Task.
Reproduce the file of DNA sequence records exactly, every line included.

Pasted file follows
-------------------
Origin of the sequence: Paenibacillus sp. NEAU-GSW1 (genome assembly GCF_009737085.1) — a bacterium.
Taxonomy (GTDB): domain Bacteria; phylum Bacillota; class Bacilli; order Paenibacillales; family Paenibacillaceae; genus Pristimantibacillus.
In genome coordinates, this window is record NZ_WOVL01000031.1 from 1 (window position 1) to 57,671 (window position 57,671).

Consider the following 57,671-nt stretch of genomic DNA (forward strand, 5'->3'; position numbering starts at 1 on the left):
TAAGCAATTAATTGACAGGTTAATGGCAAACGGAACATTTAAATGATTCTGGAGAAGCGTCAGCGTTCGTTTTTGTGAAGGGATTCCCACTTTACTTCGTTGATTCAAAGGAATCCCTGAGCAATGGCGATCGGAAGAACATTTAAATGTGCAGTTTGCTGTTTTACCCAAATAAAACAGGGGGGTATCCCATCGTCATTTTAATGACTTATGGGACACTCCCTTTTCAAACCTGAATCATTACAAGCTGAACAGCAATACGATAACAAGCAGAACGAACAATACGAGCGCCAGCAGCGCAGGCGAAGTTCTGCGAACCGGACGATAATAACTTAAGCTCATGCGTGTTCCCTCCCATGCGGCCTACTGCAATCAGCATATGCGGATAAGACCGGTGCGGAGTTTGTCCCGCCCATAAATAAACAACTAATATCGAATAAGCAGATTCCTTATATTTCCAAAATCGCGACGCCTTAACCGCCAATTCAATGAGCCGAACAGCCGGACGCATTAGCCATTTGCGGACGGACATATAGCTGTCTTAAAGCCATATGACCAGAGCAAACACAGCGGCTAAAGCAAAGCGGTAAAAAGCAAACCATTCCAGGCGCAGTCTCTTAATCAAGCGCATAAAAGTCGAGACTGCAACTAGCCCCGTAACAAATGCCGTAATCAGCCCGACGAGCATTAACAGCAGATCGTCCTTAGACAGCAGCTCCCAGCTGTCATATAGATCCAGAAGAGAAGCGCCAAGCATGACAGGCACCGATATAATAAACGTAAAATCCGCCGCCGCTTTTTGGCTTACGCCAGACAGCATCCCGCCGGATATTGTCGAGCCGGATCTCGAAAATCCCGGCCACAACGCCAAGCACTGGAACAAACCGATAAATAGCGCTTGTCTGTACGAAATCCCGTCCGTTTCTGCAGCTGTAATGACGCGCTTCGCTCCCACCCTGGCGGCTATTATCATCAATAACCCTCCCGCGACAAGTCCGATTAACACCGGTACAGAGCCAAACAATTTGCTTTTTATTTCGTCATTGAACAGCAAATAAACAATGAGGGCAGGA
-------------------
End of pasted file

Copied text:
Origin of the sequence: Paenibacillus sp. NEAU-GSW1 (genome assembly GCF_009737085.1) — a bacterium.
Taxonomy (GTDB): domain Bacteria; phylum Bacillota; class Bacilli; order Paenibacillales; family Paenibacillaceae; genus Pristimantibacillus.
In genome coordinates, this window is record NZ_WOVL01000031.1 from 1 (window position 1) to 57,671 (window position 57,671).

Consider the following 57,671-nt stretch of genomic DNA (forward strand, 5'->3'; position numbering starts at 1 on the left):
TAAGCAATTAATTGACAGGTTAATGGCAAACGGAACATTTAAATGATTCTGGAGAAGCGTCAGCGTTCGTTTTTGTGAAGGGATTCCCACTTTACTTCGTTGATTCAAAGGAATCCCTGAGCAATGGCGATCGGAAGAACATTTAAATGTGCAGTTTGCTGTTTTACCCAAATAAAACAGGGGGGTATCCCATCGTCATTTTAATGACTTATGGGACACTCCCTTTTCAAACCTGAATCATTACAAGCTGAACAGCAATACGATAACAAGCAGAACGAACAATACGAGCGCCAGCAGCGCAGGCGAAGTTCTGCGAACCGGACGATAATAACTTAAGCTCATGCGTGTTCCCTCCCATGCGGCCTACTGCAATCAGCATATGCGGATAAGACCGGTGCGGAGTTTGTCCCGCCCATAAATAAACAACTAATATCGAATAAGCAGATTCCTTATATTTCCAAAATCGCGACGCCTTAACCGCCAATTCAATGAGCCGAACAGCCGGACGCATTAGCCATTTGCGGACGGACATATAGCTGTCTTAAAGCCATATGACCAGAGCAAACACAGCGGCTAAAGCAAAGCGGTAAAAAGCAAACCATTCCAGGCGCAGTCTCTTAATCAAGCGCATAAAAGTCGAGACTGCAACTAGCCCCGTAACAAATGCCGTAATCAGCCCGACGAGCATTAACAGCAGATCGTCCTTAGACAGCAGCTCCCAGCTGTCATATAGATCCAGAAGAGAAGCGCCAAGCATGACAGGCACCGATATAATAAACGTAAAATCCGCCGCCGCTTTTTGGCTTACGCCAGACAGCATCCCGCCGGATATTGTCGAGCCGGATCTCGAAAATCCCGGCCACAACGCCAAGCACTGGAACAAACCGATAAATAGCGCTTGTCTGTACGAAATCCCGTCCGTTTCTGCAGCTGTAATGACGCGCTTCGCTCCCACCCTGGCGGCTATTATCATCAATAACCCTCCCGCGACAAGTCCGATTAACACCGGTACAGAGCCAAACAATTTGCTTTTTATTTCGTCATTGAACAGCAAATAAACAATGAGGGCAGGA